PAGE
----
The U.S. House of Representatives passed legislation curbing the powers of the National Labor Relations Board, a move spurred by an April action against Boeing Co. (BA) that has become a presidential campaign issue.
The Republican-led House voted 238-186 today for the bill, which would bar the board from ordering companies to close, move or open factories when labor laws are violated. The NLRB general counsel said Boeing should start a second assembly line in Washington state after finding the company built a non-union South Carolina factory to retaliate for labor strikes.
“If the president does not hold the labor board accountable for its job-destroying agenda, Congress will,” said Representative John Kline, a Minnesota Republican and chairman of the committee that sponsored the measure. “It is time we forced the NLRB to change course.”
Republicans are seeking to weaken the board, which resolves labor disputes, after the NLRB’s April filing in response to a complaint from the International Association of Machinists, representing Boeing’s workers in the Seattle area. The NLRB case has been criticized by South Carolina’s governor and members of the state’s congressional delegation.
“It’s an assault on business, it’s an assault on jobs,” Republican presidential candidate Mitt Romney, the former Massachusetts governor, said Sept. 12 after visiting Boeing’s new plant in North Charleston, South Carolina. President Barack Obama has put “labor stooges on the NLRB to pursue a political payback strategy,” he said.
The House bill, which would apply to pending cases such as Boeing’s, was backed by eight Democrats from states that have right-to-work laws, which let employees opt out of joining a union. Seven Republicans voted against the bill. The Obama administration in July said it opposed the legislation because it would undermine enforcement of U.S. labor laws.
The bill would have to pass the Democratic-led Senate before going to Obama. Senate Majority Leader Harry Reid, a Nevada Democrat, said in May that Republicans criticizing the board were seeking to intimidate an independent agency. Republicans asked Reid yesterday to take up the House bill, and Senator Lindsay Graham of South Carolina said the Boeing dispute will become an issue in next year’s campaigns.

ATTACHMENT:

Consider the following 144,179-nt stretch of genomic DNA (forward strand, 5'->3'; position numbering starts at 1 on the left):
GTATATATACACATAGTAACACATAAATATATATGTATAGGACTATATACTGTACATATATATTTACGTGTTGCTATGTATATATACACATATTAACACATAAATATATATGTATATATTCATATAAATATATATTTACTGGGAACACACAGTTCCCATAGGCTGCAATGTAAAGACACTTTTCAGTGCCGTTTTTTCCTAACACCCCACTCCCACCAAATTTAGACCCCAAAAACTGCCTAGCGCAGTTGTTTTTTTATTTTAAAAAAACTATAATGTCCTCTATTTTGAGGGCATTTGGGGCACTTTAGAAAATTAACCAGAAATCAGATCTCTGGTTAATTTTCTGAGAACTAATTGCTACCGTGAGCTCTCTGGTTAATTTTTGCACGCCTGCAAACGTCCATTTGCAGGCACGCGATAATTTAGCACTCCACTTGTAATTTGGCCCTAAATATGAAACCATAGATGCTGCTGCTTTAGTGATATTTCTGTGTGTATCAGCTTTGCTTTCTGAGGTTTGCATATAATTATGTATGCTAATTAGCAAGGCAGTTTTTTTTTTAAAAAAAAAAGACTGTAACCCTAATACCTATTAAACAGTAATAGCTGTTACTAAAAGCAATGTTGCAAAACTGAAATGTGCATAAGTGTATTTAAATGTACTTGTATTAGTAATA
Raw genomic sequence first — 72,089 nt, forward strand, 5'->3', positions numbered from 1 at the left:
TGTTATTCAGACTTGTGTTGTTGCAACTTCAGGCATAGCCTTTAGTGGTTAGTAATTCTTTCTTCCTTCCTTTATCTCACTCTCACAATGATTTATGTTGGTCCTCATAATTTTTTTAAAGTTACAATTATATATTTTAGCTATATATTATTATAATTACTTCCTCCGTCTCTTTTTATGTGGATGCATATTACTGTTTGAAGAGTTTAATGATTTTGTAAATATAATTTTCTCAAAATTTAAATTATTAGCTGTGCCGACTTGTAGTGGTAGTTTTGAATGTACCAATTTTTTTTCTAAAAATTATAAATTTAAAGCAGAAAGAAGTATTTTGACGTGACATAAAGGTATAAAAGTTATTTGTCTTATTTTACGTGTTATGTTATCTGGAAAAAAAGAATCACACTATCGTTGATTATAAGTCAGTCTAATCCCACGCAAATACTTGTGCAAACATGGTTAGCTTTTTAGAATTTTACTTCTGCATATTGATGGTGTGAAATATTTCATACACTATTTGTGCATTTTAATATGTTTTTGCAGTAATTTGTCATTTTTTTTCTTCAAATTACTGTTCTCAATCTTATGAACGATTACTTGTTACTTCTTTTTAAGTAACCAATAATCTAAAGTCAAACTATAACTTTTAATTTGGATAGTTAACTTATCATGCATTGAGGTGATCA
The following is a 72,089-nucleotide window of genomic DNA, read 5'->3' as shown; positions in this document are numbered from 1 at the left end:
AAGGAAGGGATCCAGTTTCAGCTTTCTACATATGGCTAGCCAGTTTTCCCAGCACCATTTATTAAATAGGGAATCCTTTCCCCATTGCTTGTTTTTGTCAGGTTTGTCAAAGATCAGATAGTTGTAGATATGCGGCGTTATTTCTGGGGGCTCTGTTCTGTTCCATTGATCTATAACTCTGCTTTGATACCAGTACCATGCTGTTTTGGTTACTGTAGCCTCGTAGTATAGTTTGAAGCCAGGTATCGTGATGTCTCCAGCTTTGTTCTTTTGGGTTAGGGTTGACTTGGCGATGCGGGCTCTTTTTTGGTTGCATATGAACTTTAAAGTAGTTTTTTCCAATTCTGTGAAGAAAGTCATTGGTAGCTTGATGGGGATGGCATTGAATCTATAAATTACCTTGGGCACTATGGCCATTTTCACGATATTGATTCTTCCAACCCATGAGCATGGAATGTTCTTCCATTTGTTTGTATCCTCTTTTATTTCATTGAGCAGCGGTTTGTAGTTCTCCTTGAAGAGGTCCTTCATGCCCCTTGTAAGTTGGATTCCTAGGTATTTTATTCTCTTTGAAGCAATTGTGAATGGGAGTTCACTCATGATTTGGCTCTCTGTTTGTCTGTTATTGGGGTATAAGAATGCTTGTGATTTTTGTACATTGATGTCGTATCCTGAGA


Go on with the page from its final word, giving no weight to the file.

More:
The measure is an important first step to restore balance between labor-union and employer rights, the U.S. Chamber of Commerce, the largest U.S. business group, said today in a statement. The National Association of Manufacturers urged the Senate to take up the legislation “as soon as possible.”
‘Cut and Run’
“The NLRB’s actions are having a chilling impact on job creation and causing a great deal of uncertainty for manufacturers,” association President Jay Timmons said in a statement.
Union advocacy groups said the legislation will hurt workers and let employers ignore labor laws.
“The House has rammed through a bill that would leave employees with no protection when companies decide to unlawfully cut and run,” Kimberly Freeman Brown, director of American Rights at Work, a union advocacy group based in Washington, said in a statement.
Companies will be able to ship job overseas at the expense of U.S. workers, Mary Kay Henry, president of the 2.2 million- member Service Employees International Union, said in a statement.
“All this bill would do is make it easier for them to eliminate American jobs,” she said.
‘Baseless’ Political Attacks
Lafe Solomon, acting general counsel for the board, said the decision to file a complaint was based on “a careful investigation” of Boeing’s actions. An administrative judge in Seattle has been hearing arguments in the case since June.
“These continuing political attacks are baseless and unprecedented and take the focus away from where it belongs -- the ongoing trial in Seattle,” Solomon said yesterday in an e- mailed statement.
Democrats said during today’s debate that the bill would take away important remedies needed to prevent companies from moving jobs out of the country in a quest to cut labor costs.
“If a company wants to bust a union by outsourcing its work to China, this bill permits it,” said Representative George Miller, a California Democrat. “Workers would be powerless to support outsourcing.”
Solomon said on April 20 that Boeing violated workers’ rights by deciding to build a plant for its Dreamliner in South Carolina. Boeing said the new factory would improve production stability after five strikes from 1975 through 2008 by the Seattle-area workforce, according to the filing.
It’s illegal in the U.S. for employers to punish workers for joining unions or striking. Boeing has denied such motivation and is fighting the NLRB action.
The South Carolina factory, which opened in July, is the first commercial plant that Boeing has built outside the Seattle area. South Carolina is among 22 right-to-work states.
The bill is H.R. 2587.
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